“And 65 per cent of Australian’s said ‘yes’.

“We know more about our rights from American television, wouldn’t it be nice if we educated our children and if we understood that the strength of our democratic system in Australia lies with those fundamental freedoms?

“But ultimately the strength of our democracy lies with the community and with citizenship,” Ms Triggs says.

“In a time when our governments are not meeting the values upon which Australia has been founded then it is time for civil society to take back the power that as citizens we have.”

Learn more, click play to hear Gillian Triggs full speech on Friday night in Bega…

Gillian Triggs came to Bega as a guest of the Social Justice Advocates of the Sapphire Coast.

What's Your Opinion?

3 Responses to Gillian Triggs ‘Speaking Up’ in Bega

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Jesse Rowan 5:13 pm 08 Nov 18

I hope that these families will be off Nauru by Christmas as promised. Most of us have never experienced the desperation these people have felt to escape their situations and try to find a new life for their families. If I was desperate to save my family from violence or from an awful environment I would do anything I could, even if it was illegal rather than watch my children be killed or raped or suffer watching violence while waiting patiently for governments to do nothing anyway.If we only heard these people's real stories I'm sure we'd have more compassion for their plight. We are so lucky in Australia.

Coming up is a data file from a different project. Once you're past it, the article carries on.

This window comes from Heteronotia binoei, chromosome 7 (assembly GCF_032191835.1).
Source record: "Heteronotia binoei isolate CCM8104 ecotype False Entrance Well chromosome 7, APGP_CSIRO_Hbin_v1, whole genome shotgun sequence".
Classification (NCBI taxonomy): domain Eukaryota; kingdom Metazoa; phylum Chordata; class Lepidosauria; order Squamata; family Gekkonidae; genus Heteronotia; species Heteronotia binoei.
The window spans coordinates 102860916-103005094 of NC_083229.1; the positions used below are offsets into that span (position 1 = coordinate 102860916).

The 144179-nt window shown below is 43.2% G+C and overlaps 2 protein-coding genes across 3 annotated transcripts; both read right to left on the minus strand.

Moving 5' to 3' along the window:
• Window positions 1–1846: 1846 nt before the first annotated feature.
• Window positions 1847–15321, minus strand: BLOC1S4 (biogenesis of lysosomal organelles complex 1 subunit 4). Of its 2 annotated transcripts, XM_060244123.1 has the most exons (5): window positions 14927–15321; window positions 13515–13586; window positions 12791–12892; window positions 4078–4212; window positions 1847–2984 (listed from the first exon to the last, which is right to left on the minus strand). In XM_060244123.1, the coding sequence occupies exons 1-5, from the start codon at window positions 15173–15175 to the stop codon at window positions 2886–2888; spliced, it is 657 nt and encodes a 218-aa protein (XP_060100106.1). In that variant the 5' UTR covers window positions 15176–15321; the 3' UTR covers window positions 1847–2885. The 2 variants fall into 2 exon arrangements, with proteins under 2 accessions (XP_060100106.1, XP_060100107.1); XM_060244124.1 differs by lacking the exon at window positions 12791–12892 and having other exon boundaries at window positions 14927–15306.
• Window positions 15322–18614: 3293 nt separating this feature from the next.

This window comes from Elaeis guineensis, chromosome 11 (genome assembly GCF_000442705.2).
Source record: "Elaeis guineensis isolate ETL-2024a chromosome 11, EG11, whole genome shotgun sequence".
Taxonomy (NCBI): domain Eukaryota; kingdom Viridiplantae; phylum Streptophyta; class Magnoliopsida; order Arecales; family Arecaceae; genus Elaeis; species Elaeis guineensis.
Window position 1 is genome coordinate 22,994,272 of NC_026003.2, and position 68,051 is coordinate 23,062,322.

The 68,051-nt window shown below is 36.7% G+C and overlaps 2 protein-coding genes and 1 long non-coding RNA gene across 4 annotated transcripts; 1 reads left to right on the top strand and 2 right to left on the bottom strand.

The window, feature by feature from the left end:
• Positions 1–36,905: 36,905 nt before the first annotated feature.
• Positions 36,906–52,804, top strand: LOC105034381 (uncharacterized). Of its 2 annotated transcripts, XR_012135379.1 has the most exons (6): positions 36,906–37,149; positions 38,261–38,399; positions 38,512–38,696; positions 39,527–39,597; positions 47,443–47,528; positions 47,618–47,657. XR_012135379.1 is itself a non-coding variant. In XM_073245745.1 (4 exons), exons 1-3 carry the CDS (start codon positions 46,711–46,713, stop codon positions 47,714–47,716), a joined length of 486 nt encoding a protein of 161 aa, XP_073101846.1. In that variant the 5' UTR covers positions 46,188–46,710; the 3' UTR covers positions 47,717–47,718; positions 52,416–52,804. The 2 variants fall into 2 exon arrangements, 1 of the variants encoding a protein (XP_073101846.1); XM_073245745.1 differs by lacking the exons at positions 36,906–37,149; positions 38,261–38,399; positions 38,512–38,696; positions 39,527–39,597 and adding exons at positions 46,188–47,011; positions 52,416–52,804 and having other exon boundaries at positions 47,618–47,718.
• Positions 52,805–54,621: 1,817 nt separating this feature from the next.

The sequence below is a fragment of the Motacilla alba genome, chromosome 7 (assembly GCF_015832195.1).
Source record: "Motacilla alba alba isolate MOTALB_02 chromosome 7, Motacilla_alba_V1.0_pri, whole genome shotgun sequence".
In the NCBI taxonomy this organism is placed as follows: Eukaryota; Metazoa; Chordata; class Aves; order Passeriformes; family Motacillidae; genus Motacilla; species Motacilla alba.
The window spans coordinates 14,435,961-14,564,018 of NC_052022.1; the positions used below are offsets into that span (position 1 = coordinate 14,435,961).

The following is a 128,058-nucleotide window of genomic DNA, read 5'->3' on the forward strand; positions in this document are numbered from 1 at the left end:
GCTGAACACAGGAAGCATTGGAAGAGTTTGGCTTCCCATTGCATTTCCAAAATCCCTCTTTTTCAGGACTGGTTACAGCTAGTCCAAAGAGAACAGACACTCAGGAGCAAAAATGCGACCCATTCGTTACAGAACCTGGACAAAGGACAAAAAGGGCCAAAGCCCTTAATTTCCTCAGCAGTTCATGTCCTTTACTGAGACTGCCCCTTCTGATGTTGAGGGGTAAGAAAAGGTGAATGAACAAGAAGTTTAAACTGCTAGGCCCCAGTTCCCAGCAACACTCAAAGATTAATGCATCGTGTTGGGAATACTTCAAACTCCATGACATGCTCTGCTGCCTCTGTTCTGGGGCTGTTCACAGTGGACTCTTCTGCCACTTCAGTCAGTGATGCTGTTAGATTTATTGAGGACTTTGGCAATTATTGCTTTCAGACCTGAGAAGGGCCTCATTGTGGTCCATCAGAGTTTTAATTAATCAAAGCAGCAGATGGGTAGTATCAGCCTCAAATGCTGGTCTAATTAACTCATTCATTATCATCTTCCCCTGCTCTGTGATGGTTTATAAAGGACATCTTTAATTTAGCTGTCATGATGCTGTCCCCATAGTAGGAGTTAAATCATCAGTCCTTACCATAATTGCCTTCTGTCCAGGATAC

The cost of re-homing refugees probably costs far less than the costs of poor decision-making by our state and federal governments which allow the top 1-2% of rich people in Australia to gain more and more of the lion's share of our country's assets and profits without paying the rightful taxes which should be directed back into our local communities.

We should be seriously concerned about erosion of our democracy in the ways that Gillian Triggs describes. With the impact of climate change and the decline in animal species biodiversity, the world's resources will become scarcer. We should be more concerned that those in control - companies, politicians and lobby groups with financial power - should not be allowed to sieze more than a fair share of profits and resources while others go homeless and hungry. I think the world will see many more refugees in the future as resources become scarcer, and we will need to make wise and humane decisions.

I am appalled and saddened that people on Nauru, especially the most vulnerable children and families, are treated so badly by our government, against all human rights.

Kym Mogridge 4:34 pm 05 Nov 18

Whilst I understand the principles of a Bill of Rights for me there is too much association with the 2nd Amendment to the 4th Article of the USA Bill of Rights.

So, I feel strongly that ANY Right should be couched in terms of Responsibilities and how every citizen has a responsibility has an obligation to ensure that all their fellow citizens are afforded any Right.

An Article re Free Speech could read:

All legal citizens of [insert country here] shall ensure that no law be enacted respecting an establishment of religion, or prohibiting the free exercise thereof; or abridging the freedom of speech, or of the press; or the right of the people peaceably to assemble, and to petition the Government for a redress of grievances.

So all other "Rights" are developed in terms of responsibilities and that places the onus on all citizens to be accountable for the keeping of the Bill of Responsibilities.

Marisa 3:15 pm 05 Nov 18

Keep our boarders safe. We don’t want illegal immigration to have rights in our land.